In other words: Abduction is inference to the “best explanation”. According to Peirce, every inquiry and every interpretation starts necessarily with an Abduction that focuses one aspect and selects it as relevant. But unless this abductive choice is legitimized by practical tests, the hypothesis cannot be reasonably entertained any longer. The most important “guiding principle”, however, “the leading consideration in Abduction” is, “the question of Economy, Economy of money, time, thought and energy” (CP 5.600). This “Economy of Research” provides the possibility to prove a hypothesis with minimal effort and with maximal effect. But, of course, economy does not guarantee truth.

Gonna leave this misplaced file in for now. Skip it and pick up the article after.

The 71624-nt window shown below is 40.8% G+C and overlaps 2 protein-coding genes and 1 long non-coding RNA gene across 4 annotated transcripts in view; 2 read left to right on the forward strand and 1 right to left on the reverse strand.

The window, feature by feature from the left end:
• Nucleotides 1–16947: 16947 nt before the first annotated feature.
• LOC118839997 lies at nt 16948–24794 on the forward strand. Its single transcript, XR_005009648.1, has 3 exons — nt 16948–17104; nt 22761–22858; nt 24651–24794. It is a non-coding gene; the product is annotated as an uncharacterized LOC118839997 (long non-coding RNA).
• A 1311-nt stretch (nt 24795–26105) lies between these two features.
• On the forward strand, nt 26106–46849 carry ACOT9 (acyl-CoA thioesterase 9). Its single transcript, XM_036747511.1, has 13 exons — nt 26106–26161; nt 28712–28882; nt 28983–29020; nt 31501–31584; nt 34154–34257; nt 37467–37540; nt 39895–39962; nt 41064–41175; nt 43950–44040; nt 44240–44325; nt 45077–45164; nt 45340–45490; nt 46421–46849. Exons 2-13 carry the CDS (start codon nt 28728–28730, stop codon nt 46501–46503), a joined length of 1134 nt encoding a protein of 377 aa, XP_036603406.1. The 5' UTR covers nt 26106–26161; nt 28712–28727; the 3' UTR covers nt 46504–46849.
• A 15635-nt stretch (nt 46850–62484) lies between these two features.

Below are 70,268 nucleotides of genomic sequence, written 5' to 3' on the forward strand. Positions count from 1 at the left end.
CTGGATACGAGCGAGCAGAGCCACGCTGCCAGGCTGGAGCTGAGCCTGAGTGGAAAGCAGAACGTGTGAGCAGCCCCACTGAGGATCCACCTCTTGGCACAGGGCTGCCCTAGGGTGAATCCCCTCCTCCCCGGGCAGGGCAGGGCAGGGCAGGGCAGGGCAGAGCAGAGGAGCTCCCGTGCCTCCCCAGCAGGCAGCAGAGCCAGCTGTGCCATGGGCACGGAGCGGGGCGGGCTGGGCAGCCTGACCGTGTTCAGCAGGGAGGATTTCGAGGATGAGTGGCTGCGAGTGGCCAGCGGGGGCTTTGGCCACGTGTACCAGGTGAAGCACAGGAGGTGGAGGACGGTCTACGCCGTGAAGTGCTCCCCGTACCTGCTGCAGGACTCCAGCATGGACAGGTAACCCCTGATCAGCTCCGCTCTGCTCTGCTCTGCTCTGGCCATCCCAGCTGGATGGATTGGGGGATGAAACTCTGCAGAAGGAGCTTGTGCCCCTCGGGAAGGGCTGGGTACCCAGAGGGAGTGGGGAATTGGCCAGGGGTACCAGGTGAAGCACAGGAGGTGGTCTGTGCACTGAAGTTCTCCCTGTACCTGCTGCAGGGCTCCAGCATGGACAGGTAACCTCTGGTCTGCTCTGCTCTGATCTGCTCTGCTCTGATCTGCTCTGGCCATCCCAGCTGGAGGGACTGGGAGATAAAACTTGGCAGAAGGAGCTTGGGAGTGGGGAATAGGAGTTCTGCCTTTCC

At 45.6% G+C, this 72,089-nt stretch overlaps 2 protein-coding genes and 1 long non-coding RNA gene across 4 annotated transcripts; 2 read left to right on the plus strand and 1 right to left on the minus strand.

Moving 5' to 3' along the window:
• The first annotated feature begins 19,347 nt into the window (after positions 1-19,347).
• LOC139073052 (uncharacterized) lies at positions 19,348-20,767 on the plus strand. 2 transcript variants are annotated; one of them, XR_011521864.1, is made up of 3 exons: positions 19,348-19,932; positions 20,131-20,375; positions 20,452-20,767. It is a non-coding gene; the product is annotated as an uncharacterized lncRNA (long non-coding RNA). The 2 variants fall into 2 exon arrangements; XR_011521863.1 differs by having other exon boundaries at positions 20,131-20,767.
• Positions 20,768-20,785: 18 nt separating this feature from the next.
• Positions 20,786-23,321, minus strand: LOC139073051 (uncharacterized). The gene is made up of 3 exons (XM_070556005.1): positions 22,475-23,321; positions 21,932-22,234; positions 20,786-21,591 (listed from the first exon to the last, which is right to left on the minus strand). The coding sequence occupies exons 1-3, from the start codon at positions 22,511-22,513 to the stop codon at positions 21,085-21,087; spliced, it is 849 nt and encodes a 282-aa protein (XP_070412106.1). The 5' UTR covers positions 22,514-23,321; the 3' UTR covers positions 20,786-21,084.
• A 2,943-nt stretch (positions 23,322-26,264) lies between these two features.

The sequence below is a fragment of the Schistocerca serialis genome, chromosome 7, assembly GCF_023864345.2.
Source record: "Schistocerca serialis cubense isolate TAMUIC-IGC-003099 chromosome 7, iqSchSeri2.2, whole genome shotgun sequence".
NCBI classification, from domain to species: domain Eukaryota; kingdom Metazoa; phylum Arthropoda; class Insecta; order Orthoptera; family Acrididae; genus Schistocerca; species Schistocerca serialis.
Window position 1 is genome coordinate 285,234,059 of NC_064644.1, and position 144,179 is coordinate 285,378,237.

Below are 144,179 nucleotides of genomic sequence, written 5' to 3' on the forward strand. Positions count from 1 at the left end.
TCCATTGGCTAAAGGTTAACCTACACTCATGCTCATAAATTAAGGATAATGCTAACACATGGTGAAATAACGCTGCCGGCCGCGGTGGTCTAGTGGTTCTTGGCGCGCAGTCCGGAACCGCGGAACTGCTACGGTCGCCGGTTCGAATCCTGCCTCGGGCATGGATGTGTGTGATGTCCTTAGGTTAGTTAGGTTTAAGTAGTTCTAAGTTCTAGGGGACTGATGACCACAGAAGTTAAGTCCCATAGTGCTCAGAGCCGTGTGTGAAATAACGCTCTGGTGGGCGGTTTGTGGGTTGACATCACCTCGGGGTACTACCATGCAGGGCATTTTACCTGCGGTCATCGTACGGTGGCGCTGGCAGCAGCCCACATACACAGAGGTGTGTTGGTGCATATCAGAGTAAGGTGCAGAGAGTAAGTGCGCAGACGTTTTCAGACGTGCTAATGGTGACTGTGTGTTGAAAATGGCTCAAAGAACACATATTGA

If we agree that the semiotic model-reader is a detective, it seems also plausible that the logic of reading is the logic of abduction and of conjectural thinking. Hence, Eco writes: The “intention of the text” is “(…) the result of a conjecture on the part of the reader” (1992, p.64). “To make a conjecture means to figure out a Law that can explain a Result” and “(t)he ‘secret code’ of a text is such a Law” (1990, p.59). Of course, the reader-detective operates on the border between Semiotics and Hermeneutics, since there is no reading without interpretation and no interpretation without understanding. Thus, the question araises: Where are the borders between understanding and misunderstanding, between reading and misreading, in short: what are the limits of interpretation?